Recognition of America’s uniqueness has come from the most unlikely sources. The very term “American Exceptionalism” was first coined by the American Communist Party in the 1920s. They felt that “thanks to its natural resources, industrial capacity, and absence of rigid class distinctions (italics mine), America might for a long while avoid the crisis that must eventually befall every capitalist society”. “Eventually” became forever, not only for America but also for Americanized European and East Asian capitalism. Even Stalin recognized American exceptionalism when, in an interview with the German author Emil Ludwig, in 1931 he noted:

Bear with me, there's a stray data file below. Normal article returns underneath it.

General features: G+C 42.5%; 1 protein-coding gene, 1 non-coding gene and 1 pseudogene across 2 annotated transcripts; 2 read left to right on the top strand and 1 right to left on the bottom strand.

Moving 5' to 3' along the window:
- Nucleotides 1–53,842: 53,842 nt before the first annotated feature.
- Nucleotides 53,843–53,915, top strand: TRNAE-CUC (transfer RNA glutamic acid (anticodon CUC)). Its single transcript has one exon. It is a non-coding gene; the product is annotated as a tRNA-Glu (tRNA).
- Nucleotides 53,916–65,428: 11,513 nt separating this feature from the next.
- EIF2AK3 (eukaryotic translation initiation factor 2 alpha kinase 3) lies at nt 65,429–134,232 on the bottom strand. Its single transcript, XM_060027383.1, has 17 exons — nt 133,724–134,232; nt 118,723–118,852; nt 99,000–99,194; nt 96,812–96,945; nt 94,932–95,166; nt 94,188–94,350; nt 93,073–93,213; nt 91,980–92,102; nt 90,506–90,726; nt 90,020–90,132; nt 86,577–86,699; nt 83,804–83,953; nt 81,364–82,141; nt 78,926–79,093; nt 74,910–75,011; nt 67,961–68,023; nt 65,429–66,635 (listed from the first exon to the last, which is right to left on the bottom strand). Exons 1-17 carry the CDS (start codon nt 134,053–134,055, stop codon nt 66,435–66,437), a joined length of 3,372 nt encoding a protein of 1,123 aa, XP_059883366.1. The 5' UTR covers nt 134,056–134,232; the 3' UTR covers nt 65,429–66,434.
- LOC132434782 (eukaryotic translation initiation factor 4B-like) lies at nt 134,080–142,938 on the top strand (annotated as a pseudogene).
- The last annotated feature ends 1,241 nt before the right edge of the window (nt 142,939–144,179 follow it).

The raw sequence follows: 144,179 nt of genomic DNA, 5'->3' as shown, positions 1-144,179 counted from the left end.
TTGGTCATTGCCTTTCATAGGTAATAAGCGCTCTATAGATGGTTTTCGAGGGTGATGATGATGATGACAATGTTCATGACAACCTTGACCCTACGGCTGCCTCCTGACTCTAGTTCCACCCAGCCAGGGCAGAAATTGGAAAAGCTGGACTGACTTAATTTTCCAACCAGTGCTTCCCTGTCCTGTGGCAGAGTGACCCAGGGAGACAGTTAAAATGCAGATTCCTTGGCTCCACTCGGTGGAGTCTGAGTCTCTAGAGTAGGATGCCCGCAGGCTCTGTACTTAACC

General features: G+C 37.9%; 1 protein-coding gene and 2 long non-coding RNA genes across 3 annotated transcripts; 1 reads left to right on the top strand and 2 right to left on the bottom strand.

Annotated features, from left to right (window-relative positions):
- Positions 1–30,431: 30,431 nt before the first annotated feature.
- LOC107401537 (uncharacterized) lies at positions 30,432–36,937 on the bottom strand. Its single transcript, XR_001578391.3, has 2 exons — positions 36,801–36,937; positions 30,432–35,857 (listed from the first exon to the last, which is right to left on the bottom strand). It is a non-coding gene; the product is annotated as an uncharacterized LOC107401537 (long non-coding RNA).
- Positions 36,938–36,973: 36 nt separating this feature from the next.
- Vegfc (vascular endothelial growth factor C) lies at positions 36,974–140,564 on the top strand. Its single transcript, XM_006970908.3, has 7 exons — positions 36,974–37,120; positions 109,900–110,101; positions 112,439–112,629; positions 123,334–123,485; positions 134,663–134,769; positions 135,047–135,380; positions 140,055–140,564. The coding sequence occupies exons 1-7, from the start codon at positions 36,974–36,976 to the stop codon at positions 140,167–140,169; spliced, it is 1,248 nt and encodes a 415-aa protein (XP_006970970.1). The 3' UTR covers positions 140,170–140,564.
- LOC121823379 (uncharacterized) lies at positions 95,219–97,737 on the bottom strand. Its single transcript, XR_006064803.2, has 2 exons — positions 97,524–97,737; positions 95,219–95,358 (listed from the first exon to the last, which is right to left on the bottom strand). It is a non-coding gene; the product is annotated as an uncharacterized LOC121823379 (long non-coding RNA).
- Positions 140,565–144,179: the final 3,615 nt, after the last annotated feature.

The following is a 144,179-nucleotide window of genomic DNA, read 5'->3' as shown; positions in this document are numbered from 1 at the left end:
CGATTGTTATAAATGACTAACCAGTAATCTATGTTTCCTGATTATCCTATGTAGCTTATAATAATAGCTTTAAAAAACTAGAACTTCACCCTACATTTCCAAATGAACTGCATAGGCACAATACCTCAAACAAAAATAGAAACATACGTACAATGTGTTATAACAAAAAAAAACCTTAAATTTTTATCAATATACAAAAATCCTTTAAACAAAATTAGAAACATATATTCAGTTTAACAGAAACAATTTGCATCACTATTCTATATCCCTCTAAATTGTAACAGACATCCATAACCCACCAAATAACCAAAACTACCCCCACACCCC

Despite the fact that America is a highly developed capitalist country, the habits prevailing in its industry, the practices existing in productive processes, have an element of democracy about them, which cannot be said of the old European capitalist countries, where the haughty spirit of the feudal aristocracy is still alive.

Disappointment with America